Walter Russell Mead discusses changes in Europe that may give Britain new opportunities to expand its influence.
Martin Wolf reviews Gordon Brown's economic legacy. Brown's underlying mistake was to put too much trust in the orthodoxies of contemporary economists and financiers.
Britain's coalition government has an ambitious agenda that includes strong transatlantic and European ties, says expert Fred Kempe. But success will depend on how well the government manages British finances and its massive debt.
If the Conservatives emerge from the British elections as the governing party, their skepticism toward European integration could weaken the bloc and its potential as a U.S. partner, writes CFR's Charles Kupchan.
A troubled economy and competing interests mean Britain's general elections tomorrow could create a "hinge moment" in the U.S.-UK relationship, says Robin Niblett of Chatham House.
Martin Wolf discusses the economic challenges facing Britain ahead of the general election.
The global standing of the UK is likely to decline in coming years as developments beyond Britain's shores wrest more and more influence on the island nation, writes Philip Stephens.
The provisional Irish Republican Army, or IRA, is an outgrowth of an older group known as the Irish Republican Army, which fought an insurgency that successfully challenged British rule in the whole of Ireland in the early years of the twentieth century.
Bruce Anderson says David Cameron's Tories will have to eventually "renegotiate" Britain's relations with the European Union.
A compilation of resources on the impact of the global financial crisis on Britain.
A conversation with Alistair Darling, the UK Chancellor of the Exchequer, on the current state of the global economy, protectionism and the G-20 summit.
Watch Alistair Darling, Chancellor of the Exchequer, United Kingdom of Great Britain and Northern Ireland, for a British perspective on the global economy in light of the financial crisis.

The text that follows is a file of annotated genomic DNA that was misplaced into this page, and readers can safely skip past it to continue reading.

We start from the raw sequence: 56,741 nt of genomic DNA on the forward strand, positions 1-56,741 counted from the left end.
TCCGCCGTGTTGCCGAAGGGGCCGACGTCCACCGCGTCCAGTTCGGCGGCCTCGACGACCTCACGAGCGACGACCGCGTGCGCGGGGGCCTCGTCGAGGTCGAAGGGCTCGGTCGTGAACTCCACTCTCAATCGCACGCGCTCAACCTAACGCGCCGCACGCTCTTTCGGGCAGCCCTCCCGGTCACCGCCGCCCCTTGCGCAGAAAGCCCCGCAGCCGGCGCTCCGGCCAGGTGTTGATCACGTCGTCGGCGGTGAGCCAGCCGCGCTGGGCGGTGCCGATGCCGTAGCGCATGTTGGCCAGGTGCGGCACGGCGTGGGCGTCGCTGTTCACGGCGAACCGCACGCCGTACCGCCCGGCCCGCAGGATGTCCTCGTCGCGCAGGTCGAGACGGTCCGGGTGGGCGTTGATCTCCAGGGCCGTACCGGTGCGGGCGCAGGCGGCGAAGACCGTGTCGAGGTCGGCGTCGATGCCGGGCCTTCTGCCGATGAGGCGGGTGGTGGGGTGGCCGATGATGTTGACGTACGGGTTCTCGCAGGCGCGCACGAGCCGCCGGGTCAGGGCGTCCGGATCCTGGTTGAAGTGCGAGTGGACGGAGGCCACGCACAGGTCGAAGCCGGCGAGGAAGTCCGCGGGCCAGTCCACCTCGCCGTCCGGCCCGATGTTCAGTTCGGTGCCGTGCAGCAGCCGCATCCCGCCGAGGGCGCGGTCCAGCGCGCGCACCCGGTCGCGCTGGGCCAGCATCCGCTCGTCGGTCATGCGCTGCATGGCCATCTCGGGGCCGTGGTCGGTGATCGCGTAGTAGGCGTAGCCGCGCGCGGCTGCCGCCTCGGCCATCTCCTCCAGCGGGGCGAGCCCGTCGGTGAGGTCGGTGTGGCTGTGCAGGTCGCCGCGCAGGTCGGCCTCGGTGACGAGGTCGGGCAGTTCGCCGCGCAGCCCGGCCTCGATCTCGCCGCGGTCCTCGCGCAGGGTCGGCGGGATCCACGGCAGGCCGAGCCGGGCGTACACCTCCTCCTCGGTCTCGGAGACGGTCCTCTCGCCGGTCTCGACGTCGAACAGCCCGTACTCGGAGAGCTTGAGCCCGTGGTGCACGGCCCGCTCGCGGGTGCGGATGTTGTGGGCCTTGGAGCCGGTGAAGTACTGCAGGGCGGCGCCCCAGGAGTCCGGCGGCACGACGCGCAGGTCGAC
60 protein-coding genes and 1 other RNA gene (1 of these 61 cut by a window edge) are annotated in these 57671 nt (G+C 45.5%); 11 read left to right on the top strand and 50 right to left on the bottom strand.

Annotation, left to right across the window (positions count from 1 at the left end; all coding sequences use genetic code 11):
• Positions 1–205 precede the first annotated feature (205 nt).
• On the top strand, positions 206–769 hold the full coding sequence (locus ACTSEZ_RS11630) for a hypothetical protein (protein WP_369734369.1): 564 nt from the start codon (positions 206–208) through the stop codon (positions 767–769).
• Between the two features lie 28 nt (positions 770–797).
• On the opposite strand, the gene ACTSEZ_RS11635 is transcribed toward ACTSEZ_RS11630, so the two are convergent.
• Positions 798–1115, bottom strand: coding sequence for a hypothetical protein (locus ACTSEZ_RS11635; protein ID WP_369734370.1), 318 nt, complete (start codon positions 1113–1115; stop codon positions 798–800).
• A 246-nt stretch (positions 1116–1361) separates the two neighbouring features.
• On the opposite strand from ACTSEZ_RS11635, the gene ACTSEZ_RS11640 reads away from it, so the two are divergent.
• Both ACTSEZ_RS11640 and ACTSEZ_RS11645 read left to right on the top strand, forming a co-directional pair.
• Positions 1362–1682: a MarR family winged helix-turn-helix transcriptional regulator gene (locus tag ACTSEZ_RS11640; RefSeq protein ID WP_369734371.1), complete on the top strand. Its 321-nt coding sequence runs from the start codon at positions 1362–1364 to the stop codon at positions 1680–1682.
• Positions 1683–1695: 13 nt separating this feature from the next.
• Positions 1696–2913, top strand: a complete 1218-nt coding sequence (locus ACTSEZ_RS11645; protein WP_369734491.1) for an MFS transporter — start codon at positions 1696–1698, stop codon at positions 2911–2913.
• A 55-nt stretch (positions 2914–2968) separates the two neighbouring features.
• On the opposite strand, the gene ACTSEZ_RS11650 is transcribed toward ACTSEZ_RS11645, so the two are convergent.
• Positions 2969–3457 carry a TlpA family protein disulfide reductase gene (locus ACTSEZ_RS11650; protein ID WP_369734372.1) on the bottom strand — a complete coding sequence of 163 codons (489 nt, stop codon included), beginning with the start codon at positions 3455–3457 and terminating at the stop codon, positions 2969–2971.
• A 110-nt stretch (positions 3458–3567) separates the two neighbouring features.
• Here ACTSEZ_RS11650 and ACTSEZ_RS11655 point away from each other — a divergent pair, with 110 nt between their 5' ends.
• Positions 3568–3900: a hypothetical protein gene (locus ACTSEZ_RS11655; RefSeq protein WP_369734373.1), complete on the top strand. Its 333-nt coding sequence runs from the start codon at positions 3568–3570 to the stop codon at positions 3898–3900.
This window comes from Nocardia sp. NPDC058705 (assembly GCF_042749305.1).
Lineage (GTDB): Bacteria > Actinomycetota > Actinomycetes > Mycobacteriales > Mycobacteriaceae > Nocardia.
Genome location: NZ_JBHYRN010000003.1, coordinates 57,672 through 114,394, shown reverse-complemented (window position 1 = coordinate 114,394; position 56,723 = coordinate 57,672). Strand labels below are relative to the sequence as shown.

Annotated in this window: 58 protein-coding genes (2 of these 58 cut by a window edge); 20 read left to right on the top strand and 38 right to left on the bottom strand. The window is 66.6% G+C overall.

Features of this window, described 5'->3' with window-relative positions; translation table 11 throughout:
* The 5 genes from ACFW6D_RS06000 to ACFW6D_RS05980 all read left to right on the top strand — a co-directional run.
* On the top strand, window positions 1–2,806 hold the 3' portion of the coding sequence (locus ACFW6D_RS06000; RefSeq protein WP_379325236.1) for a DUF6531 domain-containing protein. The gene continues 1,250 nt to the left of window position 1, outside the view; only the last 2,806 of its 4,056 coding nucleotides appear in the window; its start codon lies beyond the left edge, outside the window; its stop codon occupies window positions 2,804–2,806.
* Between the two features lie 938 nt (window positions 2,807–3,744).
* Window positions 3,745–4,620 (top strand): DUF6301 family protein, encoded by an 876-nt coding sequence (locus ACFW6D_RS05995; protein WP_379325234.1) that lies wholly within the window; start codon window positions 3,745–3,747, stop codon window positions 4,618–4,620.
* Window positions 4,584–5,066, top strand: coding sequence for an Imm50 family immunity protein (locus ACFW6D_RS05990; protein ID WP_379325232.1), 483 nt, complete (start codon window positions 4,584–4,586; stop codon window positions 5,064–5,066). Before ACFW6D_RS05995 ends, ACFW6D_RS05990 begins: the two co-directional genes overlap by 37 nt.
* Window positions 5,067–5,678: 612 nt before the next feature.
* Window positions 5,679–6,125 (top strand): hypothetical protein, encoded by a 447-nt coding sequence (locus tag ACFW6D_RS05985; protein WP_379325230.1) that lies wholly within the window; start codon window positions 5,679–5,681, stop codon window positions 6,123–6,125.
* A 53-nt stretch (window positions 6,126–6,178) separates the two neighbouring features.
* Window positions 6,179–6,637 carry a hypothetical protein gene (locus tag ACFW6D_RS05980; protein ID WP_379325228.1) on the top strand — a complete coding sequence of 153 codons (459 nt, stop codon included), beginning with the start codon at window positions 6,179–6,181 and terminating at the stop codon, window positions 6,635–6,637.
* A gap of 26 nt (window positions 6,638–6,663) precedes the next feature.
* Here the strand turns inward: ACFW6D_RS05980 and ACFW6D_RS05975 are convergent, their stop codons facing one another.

Listen to Alistair Darling, Chancellor of the Exchequer, United Kingdom of Great Britain and Northern Ireland, for a British perspective on the global economy in light of the financial crisis.
Williams argues that the status quo for peace operations in untenable and that greater U.S. involvement is necessary to enhance the quality and success of peacekeeping missions.
The authors argue that the United States has responded inadequately to the rise of Chinese power and recommend placing less strategic emphasis on the goal of integrating China into the international system and more on balancing China's rise.
Campbell evaluates the implications of the Boko Haram insurgency and recommends that the United States support Nigerian efforts to address the drivers of Boko Haram, such as poverty and corruption, and to foster stronger ties with Nigerian civil society.
In The Hacked World Order, CFR Senior Fellow Adam Segal shows how governments use the web to wage war and spy on, coerce, and damage each other. More
Red Team provides an in-depth investigation into the work of red teams, revealing the best practices, most common pitfalls, and most effective applications of these modern-day devil's advocates. More
Through insightful analysis and engaging graphics, How America Stacks Up explores how the United States can keep pace with global economic competition. More
Learn more about CFR’s mission and its work over the past year in the 2015 Annual Report. The Annual Report spotlights new initiatives, high-profile events, and authoritative scholarship from CFR experts, and includes a message from CFR President Richard N. Haass.
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